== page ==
Led by Imran Khan, a former Pakistan cricket star turned politician, the rally¿s jubilant supporters chanted "unacceptable, unacceptable, drone attacks unacceptable".
US activists join drone protest in Pakistan
DERA ISMAIL KHAN, PAKISTAN // Thousands of Pakistanis joined by about 100 American peace activists yesterday began a long, noisy motorcade caravan into Pakistan's tribal belt to protest against US drone strikes in the area.
Led by Imran Khan, a former Pakistan cricket star turned politician, the rally's jubilant supporters chanted "unacceptable, unacceptable, drone attacks unacceptable", as more than 150 cars and buses began the 400 kilometre "peace march" from a hotel in Islamabad to Dera Ismail Khan town, gateway to the South Waziristan tribal region.
Mr Khan hopes to cross into South Waziristan, once a major base for Al Qaeda and Taliban militants on the Afghan border this morning, despite warnings that militants would attack the demonstration.
"America is killing innocent Pakistanis in drone strikes. This peace march is the first step towards stopping these attacks," Mr Khan told a rally near his hometown of Mianwali. "We condemn this government which is trying to scare away the people from the march by saying that suicide bombers might target it. Zardari is the biggest suicide bomber," he said, referring to Pakistan's president, Asif Ali Zardari.
Mr Khan is a populist politician who heads the Pakistan Tehreek-e-Insaf party. Militants have dismissed him as a tool of the West, despite his condemnations of the drone strikes. By late last night, it appeared increasingly less likely the protesters would reach their destination where they hoped to stage a major rally. Pakistani media reported authorities used shipping containers to block the main road leading into the region, where access has long been heavily restricted.
The rugged semi-autonomous area, inhabited by ethnic Pashtuns, has largely been under the control of army since it launched an anti-Taliban operation there in 2009, although most of the attacks took place in the neighbouring North Waziristan in recent years.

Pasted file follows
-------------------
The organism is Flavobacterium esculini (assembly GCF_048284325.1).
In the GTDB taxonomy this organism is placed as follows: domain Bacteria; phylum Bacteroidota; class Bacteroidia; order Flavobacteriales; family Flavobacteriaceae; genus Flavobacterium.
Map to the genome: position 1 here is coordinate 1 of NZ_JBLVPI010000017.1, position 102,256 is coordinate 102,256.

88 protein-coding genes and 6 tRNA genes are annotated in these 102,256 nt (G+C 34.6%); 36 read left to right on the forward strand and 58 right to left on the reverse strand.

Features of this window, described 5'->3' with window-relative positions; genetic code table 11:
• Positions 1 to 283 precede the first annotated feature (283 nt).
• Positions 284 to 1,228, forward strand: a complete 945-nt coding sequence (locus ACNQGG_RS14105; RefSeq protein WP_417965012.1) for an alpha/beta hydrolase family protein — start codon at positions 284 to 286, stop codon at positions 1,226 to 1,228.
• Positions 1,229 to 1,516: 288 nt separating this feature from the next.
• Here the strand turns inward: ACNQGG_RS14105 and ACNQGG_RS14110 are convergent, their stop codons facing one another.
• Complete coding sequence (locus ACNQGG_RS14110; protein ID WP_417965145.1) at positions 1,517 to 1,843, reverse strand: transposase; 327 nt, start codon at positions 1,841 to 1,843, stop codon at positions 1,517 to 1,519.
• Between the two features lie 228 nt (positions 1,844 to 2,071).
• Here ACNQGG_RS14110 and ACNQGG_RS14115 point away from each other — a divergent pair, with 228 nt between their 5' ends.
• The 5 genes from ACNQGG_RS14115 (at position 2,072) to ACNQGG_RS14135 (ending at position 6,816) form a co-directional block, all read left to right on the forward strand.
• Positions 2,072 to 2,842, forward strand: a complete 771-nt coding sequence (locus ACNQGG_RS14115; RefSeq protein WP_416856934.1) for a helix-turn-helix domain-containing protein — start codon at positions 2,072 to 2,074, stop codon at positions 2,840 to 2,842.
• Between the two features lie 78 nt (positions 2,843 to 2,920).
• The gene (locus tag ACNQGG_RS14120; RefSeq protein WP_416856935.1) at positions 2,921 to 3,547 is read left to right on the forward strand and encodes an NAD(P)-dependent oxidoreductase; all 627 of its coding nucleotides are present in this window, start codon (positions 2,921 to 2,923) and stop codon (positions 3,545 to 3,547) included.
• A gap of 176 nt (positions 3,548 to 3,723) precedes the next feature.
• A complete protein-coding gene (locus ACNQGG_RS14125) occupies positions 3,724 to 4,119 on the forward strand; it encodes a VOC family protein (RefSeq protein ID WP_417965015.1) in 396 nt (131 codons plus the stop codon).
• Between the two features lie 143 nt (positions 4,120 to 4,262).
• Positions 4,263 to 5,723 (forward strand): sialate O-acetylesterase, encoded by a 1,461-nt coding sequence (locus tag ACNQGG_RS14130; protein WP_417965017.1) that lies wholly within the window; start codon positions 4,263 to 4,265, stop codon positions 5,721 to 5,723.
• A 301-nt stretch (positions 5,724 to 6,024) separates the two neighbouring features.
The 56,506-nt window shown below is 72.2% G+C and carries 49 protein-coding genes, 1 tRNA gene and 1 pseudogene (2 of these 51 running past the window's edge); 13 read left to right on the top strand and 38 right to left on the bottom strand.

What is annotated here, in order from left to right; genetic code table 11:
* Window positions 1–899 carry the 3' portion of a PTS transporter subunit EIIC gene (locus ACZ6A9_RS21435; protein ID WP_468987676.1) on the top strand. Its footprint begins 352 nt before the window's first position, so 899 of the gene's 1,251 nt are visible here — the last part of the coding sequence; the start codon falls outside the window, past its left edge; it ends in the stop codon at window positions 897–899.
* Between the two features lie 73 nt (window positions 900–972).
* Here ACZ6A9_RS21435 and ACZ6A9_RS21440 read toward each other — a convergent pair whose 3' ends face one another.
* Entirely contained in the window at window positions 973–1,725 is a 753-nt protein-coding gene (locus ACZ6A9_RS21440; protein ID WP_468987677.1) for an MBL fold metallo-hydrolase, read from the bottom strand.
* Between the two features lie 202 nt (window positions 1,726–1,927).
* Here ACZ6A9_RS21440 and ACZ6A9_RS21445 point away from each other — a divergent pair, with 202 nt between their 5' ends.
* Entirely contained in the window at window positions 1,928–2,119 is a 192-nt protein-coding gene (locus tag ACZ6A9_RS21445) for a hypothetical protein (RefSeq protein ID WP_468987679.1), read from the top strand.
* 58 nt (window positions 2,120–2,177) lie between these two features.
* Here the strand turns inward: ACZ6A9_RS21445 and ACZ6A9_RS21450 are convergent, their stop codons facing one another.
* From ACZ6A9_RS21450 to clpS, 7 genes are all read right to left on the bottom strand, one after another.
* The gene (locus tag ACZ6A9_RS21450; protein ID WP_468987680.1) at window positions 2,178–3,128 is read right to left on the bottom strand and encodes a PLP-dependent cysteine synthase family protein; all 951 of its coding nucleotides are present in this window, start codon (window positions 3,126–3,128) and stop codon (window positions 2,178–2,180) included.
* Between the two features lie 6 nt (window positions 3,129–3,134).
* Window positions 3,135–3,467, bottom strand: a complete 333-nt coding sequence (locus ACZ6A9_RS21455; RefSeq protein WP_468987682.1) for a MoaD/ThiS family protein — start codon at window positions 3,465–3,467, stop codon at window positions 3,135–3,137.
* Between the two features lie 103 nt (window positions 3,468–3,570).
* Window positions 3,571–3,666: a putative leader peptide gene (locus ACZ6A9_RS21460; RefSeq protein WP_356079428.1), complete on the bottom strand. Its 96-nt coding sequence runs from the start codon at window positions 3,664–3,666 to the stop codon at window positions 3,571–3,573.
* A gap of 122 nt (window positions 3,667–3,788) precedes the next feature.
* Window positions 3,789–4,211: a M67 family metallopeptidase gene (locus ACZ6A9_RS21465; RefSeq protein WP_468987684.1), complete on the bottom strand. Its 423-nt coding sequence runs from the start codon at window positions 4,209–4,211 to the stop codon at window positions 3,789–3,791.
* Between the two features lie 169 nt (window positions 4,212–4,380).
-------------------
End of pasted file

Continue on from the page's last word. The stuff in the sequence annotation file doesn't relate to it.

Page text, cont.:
Dozens of relatives of civilian victims of drone strikes were also travelling in the caravan.
"My cousin Tariq was killed by the drone," Shakeem Khan, 22-year-old bearded man from Miran Shah, the main town of North Waziristan, said while sitting in a bus.
"No one else is raising voice for us except Imran Khan. That's why we are going along with him - to show our love with dear ones."
The US officials see the drone campaign as an effective tool to stem cross-border attacks of militants from Pakistan into Afghanistan and say several high-profile militants have been killed in these strikes.
But a recent study conducted by Stanford law school and New York University's school of law said the US drone strikes in Pakistan have killed far more people than the US has acknowledged, have traumatised innocent residents and largely been ineffective.
The study called for a re-evaluation of the practice, saying the number of "high-level" targets killed as a percentage of total casualties is extremely low - about two per cent.
The American protesters echoed Pakistani condemnations of the US drone strikes. "We have come here to apologise over the illegal and immoral actions of our government," Jameel Abdur Razzaq, an activist of Upstate Coalition Against Drones, a group of anti-war activists drawn from New York said."Obama is killing innocent children and is lying to the people," he said of the Barack Obama, the US president. He said about 60 activists of their group were taking part in the protest.
Around three dozen Americans from the US-based anti-war group CodePink joined Mr Khan for the march. A militant group which has previously been not reported in media, Jaish-ul-Mujahideen Al-Khilafat (the Army of Mujahideen of Caliphate) on Friday warned people not to join the caravan, saying they "will themselves will be responsible for their losses". A pamphlet purportedly from a faction of the Taliban was sent to media outlets in Dera Ismail Khan warning that they would carry out suicide bombings.
The main Taliban group, Tehrik-e-Taliban Pakistan (TTP), also opposed Mr Khan's protest. "Imran is a secular man and is going to Waziristan for political point-scoring. We hate him," TTP main spokesman Ehsanullah Ehsan said.
Mr Khan's supporters played patriotic Pashto songs in their cars during the journey. On the roadsides, young activists danced to drum beats and clapped as they caravan passed through their areas.
Mr Khan's critics say his protest was more of a political show than a genuine move to highlight plight of victims of drone attacks.
"Drones are coordinated by the CIA, whose headquarters are in the US. Instead of South Waziristan, it is far better idea to protest in front of the CIA headquarters," commentator Saleem Safi wrote in his article in Islamabad edition of daily The News yesterday.
* With additional reporting from the Associated Press and Agence France-Presse